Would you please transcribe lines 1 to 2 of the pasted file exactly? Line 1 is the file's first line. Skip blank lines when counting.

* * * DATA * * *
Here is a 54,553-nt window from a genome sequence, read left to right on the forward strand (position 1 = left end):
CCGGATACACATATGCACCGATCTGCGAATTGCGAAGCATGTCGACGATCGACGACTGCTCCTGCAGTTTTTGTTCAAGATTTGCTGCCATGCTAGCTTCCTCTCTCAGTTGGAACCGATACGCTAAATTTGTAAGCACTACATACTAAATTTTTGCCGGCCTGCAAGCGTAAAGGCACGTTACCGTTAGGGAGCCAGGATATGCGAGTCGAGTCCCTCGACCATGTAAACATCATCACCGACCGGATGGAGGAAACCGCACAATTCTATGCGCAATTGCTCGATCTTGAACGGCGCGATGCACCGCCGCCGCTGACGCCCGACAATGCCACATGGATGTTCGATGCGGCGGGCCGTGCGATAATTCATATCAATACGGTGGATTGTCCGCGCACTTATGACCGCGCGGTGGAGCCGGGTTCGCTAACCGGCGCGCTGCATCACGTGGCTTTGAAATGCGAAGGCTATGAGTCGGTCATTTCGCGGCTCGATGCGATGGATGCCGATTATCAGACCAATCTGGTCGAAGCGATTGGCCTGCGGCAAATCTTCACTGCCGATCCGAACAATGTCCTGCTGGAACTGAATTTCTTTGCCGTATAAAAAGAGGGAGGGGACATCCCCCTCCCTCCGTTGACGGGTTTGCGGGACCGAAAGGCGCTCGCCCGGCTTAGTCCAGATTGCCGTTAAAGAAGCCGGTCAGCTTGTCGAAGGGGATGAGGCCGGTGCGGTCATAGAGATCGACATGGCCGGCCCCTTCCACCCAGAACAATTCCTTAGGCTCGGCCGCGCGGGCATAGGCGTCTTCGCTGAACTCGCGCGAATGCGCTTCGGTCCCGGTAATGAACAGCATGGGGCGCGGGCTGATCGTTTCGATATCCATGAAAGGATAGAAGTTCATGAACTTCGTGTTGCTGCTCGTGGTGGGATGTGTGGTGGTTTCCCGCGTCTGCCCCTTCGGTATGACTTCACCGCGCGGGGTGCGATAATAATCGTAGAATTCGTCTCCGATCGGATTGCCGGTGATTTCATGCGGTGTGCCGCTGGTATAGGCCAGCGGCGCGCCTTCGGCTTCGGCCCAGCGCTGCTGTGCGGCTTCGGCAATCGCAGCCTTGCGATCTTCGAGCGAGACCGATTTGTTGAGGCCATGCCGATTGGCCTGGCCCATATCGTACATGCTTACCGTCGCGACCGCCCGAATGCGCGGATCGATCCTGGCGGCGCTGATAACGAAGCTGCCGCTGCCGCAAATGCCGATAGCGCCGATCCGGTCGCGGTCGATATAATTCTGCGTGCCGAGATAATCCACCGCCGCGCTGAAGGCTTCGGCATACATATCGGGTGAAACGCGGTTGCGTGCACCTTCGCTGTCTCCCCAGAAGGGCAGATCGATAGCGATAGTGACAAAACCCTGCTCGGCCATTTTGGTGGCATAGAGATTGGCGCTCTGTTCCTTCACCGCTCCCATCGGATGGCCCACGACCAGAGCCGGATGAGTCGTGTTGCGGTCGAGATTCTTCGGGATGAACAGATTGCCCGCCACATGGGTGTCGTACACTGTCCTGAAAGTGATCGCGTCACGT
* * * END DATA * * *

Here is a 54,553-nt window from a genome sequence, read left to right on the forward strand (position 1 = left end):
CCGGATACACATATGCACCGATCTGCGAATTGCGAAGCATGTCGACGATCGACGACTGCTCCTGCAGTTTTTGTTCAAGATTTGCTGCCATGCTAGCTTCCTCTCTCAGTTGGAACCGATACGCTAAATTTGTAAGCACTACATACTAAATTTTTGCCGGCCTGCAAGCGTAAAGGCACGTTACCGTTAGGGAGCCAGGATATGCGAGTCGAGTCCCTCGACCATGTAAACATCATCACCGACCGGATGGAGGAAACCGCACAATTCTATGCGCAATTGCTCGATCTTGAACGGCGCGATGCACCGCCGCCGCTGACGCCCGACAATGCCACATGGATGTTCGATGCGGCGGGCCGTGCGATAATTCATATCAATACGGTGGATTGTCCGCGCACTTATGACCGCGCGGTGGAGCCGGGTTCGCTAACCGGCGCGCTGCATCACGTGGCTTTGAAATGCGAAGGCTATGAGTCGGTCATTTCGCGGCTCGATGCGATGGATGCCGATTATCAGACCAATCTGGTCGAAGCGATTGGCCTGCGGCAAATCTTCACTGCCGATCCGAACAATGTCCTGCTGGAACTGAATTTCTTTGCCGTATAAAAAGAGGGAGGGGACATCCCCCTCCCTCCGTTGACGGGTTTGCGGGACCGAAAGGCGCTCGCCCGGCTTAGTCCAGATTGCCGTTAAAGAAGCCGGTCAGCTTGTCGAAGGGGATGAGGCCGGTGCGGTCATAGAGATCGACATGGCCGGCCCCTTCCACCCAGAACAATTCCTTAGGCTCGGCCGCGCGGGCATAGGCGTCTTCGCTGAACTCGCGCGAATGCGCTTCGGTCCCGGTAATGAACAGCATGGGGCGCGGGCTGATCGTTTCGATATCCATGAAAGGATAGAAGTTCATGAACTTCGTGTTGCTGCTCGTGGTGGGATGTGTGGTGGTTTCCCGCGTCTGCCCCTTCGGTATGACTTCACCGCGCGGGGTGCGATAATAATCGTAGAATTCGTCTCCGATCGGATTGCCGGTGATTTCATGCGGTGTGCCGCTGGTATAGGCCAGCGGCGCGCCTTCGGCTTCGGCCCAGCGCTGCTGTGCGGCTTCGGCAATCGCAGCCTTGCGATCTTCGAGCGAGACCGATTTGTTGAGGCCATGCCGATTGGCCTGGCCCATATCGTACATGCTTACCGTCGCGACCGCCCGAATGCGCGGATCGATCCTGGCGGCGCTGATAACGAAGCTGCCGCTGCCGCAAATGCCGATAGCGCCGATCCGGTCGCGGTCGATATAATTCTGCGTGCCGAGATAATCCACCGCCGCGCTGAAGGCTTCGGCATACATATCGGGTGAAACGCGGTTGCGTGCACCTTCGCTGTCTCCCCAGAAGGGCAGATCGATAGCGATAGTGACAAAACCCTGCTCGGCCATTTTGGTGGCATAGAGATTGGCGCTCTGTTCCTTCACCGCTCCCATCGGATGGCCCACGACCAGAGCCGGATGAGTCGTGTTGCGGTCGAGATTCTTCGGGATGAACAGATTGCCCGCCACATGGGTGTCGTACACTGTCCTGAAAGTGATCGCGTCACGT